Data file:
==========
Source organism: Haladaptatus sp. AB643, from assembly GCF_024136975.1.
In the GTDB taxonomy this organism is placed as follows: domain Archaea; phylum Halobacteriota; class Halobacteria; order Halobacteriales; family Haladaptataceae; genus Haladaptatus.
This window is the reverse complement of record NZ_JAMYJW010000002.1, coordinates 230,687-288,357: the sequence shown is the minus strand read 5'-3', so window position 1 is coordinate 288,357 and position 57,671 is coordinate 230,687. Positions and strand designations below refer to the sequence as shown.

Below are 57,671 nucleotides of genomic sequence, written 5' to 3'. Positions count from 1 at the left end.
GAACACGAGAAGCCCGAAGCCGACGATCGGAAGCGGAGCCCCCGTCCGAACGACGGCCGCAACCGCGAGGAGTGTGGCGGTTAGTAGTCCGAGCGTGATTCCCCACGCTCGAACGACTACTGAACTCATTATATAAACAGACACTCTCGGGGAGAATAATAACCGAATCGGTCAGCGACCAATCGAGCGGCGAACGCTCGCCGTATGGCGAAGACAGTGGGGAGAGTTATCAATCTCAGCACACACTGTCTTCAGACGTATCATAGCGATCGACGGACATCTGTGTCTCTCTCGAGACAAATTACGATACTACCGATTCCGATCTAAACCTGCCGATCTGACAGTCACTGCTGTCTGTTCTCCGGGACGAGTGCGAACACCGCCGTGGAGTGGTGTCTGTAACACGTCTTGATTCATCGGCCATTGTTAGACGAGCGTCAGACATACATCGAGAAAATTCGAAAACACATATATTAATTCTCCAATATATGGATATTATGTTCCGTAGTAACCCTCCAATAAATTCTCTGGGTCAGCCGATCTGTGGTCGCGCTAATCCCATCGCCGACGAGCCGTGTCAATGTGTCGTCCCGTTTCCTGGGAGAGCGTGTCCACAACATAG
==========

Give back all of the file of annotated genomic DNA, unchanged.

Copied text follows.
Source organism: Haladaptatus sp. AB643, from assembly GCF_024136975.1.
In the GTDB taxonomy this organism is placed as follows: domain Archaea; phylum Halobacteriota; class Halobacteria; order Halobacteriales; family Haladaptataceae; genus Haladaptatus.
This window is the reverse complement of record NZ_JAMYJW010000002.1, coordinates 230,687-288,357: the sequence shown is the minus strand read 5'-3', so window position 1 is coordinate 288,357 and position 57,671 is coordinate 230,687. Positions and strand designations below refer to the sequence as shown.

Below are 57,671 nucleotides of genomic sequence, written 5' to 3'. Positions count from 1 at the left end.
GAACACGAGAAGCCCGAAGCCGACGATCGGAAGCGGAGCCCCCGTCCGAACGACGGCCGCAACCGCGAGGAGTGTGGCGGTTAGTAGTCCGAGCGTGATTCCCCACGCTCGAACGACTACTGAACTCATTATATAAACAGACACTCTCGGGGAGAATAATAACCGAATCGGTCAGCGACCAATCGAGCGGCGAACGCTCGCCGTATGGCGAAGACAGTGGGGAGAGTTATCAATCTCAGCACACACTGTCTTCAGACGTATCATAGCGATCGACGGACATCTGTGTCTCTCTCGAGACAAATTACGATACTACCGATTCCGATCTAAACCTGCCGATCTGACAGTCACTGCTGTCTGTTCTCCGGGACGAGTGCGAACACCGCCGTGGAGTGGTGTCTGTAACACGTCTTGATTCATCGGCCATTGTTAGACGAGCGTCAGACATACATCGAGAAAATTCGAAAACACATATATTAATTCTCCAATATATGGATATTATGTTCCGTAGTAACCCTCCAATAAATTCTCTGGGTCAGCCGATCTGTGGTCGCGCTAATCCCATCGCCGACGAGCCGTGTCAATGTGTCGTCCCGTTTCCTGGGAGAGCGTGTCCACAACATAG